Ryan Evans says that Salisbury leaders need to connect with city’s youths
SALISBURY — At 27 years old, Ryan Evans is the youngest candidate for Salisbury City Council.
Because of his age, he said he has a good relationship with the community’s youth, especially high school students.
“A lot of them can name me by name if they see me. If they can’t remember my name, they can say, ‘Oh, you’re (her) uncle,’” Evans said.
Evans graduated from North Rowan High School in 2008 and said he regularly goes back to visit teachers and attend football games. He said he talks with and encourages students there.
“And it’s not like I’m really trying to bribe them or make them do something. But it’s just like pushing; that little push,” Evans said.
Because he is present in the lives of the community’s young people, he believes they will talk to him and trust him with information that could help reduce crime.
“You can go out there and every high school student … in the immediate city area, they can tell you who’s doing what. They hear more stories out there on a daily basis than we do as an adult,” Evans said. “With them being over there, I feel like if you can find a way to get to the youth and combine with them and they work with the police force, you can identify key targets.”
In addition to involving the city’s youths, Evans said involving the family members and friends of those who are committing crimes could help reduce crime.
“Each of these members of kingpins, they have family members. And each family member has friends. Some of those people work throughout the city and throughout the community in different positions. And I believe, once you get to them and let them know what’s trying to be done, they have an option. Work with them or work against it,” Evans said.
He said the opioid crisis is the city’s biggest concern.
“And how I would say I’d put a stop to it is pretty much figure out who are the main people involved in the city. Once you figure out how it’s coming in, where it’s coming through, which side and where and attack there, pretty much going for the bigger person and working our way down,” Evans said. “With the bigger persons gone, I don’t think they can still operate.”
“I believe the City Council should have a voice and at the same time respect the boundaries and leave the school (board) to do it,” Evans said.
If he were to suggest something to the school board, it would be that the schools use computers and technology as a reward for dedicated students rather than something given to everyone.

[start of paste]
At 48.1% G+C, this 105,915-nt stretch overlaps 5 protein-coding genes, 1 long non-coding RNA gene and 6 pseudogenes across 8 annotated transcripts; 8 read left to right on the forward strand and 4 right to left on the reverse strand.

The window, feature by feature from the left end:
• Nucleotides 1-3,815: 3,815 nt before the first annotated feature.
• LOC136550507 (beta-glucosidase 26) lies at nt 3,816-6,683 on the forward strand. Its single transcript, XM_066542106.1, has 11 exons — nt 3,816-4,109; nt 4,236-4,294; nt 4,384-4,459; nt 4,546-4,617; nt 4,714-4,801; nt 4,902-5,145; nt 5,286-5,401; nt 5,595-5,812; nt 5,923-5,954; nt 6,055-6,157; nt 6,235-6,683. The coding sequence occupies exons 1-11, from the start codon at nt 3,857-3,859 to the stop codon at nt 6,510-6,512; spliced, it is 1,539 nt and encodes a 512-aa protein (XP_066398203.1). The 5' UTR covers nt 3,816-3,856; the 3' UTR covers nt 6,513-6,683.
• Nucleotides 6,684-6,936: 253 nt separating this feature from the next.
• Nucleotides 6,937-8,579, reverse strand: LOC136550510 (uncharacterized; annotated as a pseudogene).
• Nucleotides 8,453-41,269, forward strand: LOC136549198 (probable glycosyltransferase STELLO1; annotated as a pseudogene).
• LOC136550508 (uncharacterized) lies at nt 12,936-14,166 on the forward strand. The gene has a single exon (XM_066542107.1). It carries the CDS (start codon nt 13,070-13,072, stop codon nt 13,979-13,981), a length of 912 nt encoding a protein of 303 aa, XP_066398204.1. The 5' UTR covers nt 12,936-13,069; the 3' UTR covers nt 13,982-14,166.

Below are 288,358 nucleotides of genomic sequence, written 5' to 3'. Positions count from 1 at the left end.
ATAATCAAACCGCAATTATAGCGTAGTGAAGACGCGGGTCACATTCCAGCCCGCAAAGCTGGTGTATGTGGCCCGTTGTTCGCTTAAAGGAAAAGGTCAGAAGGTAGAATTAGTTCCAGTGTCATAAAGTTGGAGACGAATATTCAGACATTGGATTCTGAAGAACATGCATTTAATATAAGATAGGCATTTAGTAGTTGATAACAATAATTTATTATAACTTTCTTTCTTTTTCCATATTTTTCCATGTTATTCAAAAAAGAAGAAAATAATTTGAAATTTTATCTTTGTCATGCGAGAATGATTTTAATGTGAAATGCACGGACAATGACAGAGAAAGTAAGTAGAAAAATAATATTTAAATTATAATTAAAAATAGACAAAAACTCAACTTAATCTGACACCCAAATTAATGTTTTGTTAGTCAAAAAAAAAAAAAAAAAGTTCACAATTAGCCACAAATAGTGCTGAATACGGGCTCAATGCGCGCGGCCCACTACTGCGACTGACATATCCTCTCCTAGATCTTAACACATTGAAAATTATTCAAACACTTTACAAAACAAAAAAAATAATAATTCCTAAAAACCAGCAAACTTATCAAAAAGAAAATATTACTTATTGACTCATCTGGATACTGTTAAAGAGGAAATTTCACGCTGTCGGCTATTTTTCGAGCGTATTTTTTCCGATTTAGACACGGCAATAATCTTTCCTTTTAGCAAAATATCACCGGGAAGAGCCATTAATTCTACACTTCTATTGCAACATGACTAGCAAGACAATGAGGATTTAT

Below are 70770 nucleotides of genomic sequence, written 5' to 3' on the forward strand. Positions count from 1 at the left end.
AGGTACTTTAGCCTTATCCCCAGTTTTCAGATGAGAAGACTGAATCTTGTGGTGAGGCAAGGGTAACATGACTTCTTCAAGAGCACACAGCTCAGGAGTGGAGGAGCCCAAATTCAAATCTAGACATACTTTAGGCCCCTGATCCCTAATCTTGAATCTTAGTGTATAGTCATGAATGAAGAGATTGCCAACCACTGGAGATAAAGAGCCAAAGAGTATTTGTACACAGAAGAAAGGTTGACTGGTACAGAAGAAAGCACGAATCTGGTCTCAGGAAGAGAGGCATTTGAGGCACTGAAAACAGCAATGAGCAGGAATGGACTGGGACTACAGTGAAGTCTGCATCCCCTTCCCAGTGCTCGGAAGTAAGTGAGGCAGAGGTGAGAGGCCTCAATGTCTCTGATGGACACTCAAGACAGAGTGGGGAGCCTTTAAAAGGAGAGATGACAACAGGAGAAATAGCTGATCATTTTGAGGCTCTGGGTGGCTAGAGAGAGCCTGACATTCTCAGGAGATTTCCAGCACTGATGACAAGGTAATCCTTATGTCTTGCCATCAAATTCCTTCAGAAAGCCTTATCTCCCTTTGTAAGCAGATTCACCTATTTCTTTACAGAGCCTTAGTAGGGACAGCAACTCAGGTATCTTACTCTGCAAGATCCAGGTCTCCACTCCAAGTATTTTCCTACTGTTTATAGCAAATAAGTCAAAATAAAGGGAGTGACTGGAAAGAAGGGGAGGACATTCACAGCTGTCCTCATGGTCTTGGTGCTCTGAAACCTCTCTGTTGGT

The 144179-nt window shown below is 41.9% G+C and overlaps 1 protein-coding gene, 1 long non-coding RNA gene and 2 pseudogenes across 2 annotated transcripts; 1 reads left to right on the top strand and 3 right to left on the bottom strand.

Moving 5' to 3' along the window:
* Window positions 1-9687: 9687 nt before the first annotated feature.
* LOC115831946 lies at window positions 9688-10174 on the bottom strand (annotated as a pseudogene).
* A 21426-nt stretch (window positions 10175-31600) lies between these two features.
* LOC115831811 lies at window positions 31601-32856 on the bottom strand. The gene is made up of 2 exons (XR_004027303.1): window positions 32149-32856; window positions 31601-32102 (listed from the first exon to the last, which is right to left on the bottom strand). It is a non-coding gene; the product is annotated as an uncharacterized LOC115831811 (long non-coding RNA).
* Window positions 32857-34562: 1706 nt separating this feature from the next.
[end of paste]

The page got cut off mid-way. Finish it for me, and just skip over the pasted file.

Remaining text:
“I believe it should only be for those students who display they want that type of training, they want that type of knowledge. Not saying there should be separation, but that effort has to be put forth and we have to see that effort,” Evans said.
He said he doesn’t think that would create an unfair advantage but would instead act as encouragement.
“Those students that want to learn, that want to go further in their life, that are pushing themselves, that’s where those rewards come in,” Evans said. “Those students that are not, you shouldn’t have the technology. You should be by the books until you understand. Then, once you learn the books and you can pass the tests in the books, then you can receive the computers.”
On recruiting business
Evans said local businesses are “strong.”
“But at the same time, if we were to get outside companies, I feel like that would be a major boost as far as the economy,” Evans said.
He said he would want to convert the old mall off Jake Alexander Boulevard, which is currently owned by Rowan County, into a mall again.
“We need a mall. If we’re going to compete with any of these bigger cities and we want to get the type of living standard and bring the type of money in that these other cities (do), we need a mall,” Evans said. “You want those businesses? There’s a place for those businesses that’s not interfering with those in-town, hometown businesses.”
The IDEA Center that is currently slated to occupy the mall is “the perfect idea,” but just not for that location, he said.
Contact reporter Jessica Coates at 704-797-4222.
SALISBURY — In the two years that she has been mayor of Salisbury, Karen Alexander says, she has seen “wonderful,... read more